MORONI (Reuters) - Former Comoros president Ahmed Abdallah Mohamed Sambi rejects charges of corruption and embezzling public funds in connection with a scheme to sell his country's passports and will prove his innocence, his lawyer said on Thursday.
A court document, dated Aug. 20 and seen by Reuters, showed Sambi and his associates also face charges linked to forgery and falsification of records.
Mahamoud Ahamada, Sambi’s lawyer, told Reuters by phone that he had met Sambi since he was charged and he denies the accusations. “President Sambi will prove his innocence by defending himself against all the accusations that have been levelled against him,” Ahamada said.
Sambi, who was in power from 2006 to 2011 and has been under house arrest since May, has previously denied all allegations against him.
The Comoros Islands began its programme to sell passports in 2008 as a way of raising much-needed cash. But an investigation by the Comoros parliament released in March found that thousands of passports had been sold outside official channels via criminal networks and at least $100 million (£77.7 million) of revenues had gone missing.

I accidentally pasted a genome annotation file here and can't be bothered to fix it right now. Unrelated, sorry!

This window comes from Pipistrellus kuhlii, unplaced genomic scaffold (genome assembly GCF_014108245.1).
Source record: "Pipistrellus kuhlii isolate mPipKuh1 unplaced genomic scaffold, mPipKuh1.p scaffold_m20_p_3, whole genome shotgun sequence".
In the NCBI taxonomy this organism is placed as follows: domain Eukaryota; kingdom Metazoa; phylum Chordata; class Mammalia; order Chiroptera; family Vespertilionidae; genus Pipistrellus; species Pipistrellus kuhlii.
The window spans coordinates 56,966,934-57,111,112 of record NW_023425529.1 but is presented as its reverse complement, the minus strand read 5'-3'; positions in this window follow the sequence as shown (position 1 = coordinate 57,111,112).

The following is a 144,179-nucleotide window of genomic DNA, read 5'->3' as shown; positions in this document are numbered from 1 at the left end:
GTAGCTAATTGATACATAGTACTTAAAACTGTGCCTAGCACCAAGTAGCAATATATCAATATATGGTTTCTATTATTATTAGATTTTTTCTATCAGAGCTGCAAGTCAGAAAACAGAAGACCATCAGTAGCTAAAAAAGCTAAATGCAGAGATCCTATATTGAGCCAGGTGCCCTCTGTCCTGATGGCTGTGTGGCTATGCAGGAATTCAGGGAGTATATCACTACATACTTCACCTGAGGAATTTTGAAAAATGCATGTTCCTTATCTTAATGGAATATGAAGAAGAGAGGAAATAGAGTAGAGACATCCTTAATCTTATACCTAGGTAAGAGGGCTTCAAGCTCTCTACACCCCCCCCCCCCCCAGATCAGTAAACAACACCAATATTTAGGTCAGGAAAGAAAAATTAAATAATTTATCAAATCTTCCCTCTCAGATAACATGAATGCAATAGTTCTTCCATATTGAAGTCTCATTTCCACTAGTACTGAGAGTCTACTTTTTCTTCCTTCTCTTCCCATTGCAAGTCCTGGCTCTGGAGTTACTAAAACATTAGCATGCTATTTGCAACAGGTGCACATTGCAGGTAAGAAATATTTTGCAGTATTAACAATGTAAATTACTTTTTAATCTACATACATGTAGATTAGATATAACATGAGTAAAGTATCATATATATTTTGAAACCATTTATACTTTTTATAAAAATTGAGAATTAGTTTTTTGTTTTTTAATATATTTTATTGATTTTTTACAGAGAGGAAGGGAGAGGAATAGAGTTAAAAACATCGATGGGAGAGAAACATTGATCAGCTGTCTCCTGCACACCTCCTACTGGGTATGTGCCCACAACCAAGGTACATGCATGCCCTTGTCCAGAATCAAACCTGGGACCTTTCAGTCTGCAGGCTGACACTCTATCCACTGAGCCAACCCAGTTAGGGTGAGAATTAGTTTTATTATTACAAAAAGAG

A Reuters investigation in June found that some of these passports had ended up being bought by Iranians, many of whom were involved in sectors that had been targeted by international sanctions in Iran.
Said Larifou, a lawyer who launched a citizens initiative calling for a criminal investigation into the passport scandal, called the case being brought against Sambi historic. “It is the start of a victory for the hundreds of Comorian citizens who dared to call for justice," he told Reuters.
"The charging of former president Sambi, which will hopefully be followed by that of former president Ikililou (Dhoinine), are historic and defining legal steps in that they will no doubt help put an end to impunity,” Larifou said.
Dhoinine, who succeeded Sambi in 2011, has been questioned but not charged in relation to the passport programme.
The court document also said Sambi had abused his relative freedom while under house arrest to contact others who were involved in the scheme, then pressure them to hide evidence in order to undermine the investigation.
In a statement issued on Thursday, Sambi’s JUWA party repeated accusations that the parliamentary report on the citizenship programme was flawed and the case against Sambi was aimed at neutralising critics of the current government.
(Reporting by Ahmed Ali Amir; Writing by George Obulutsa; Editing by David Lewis and David Holmes)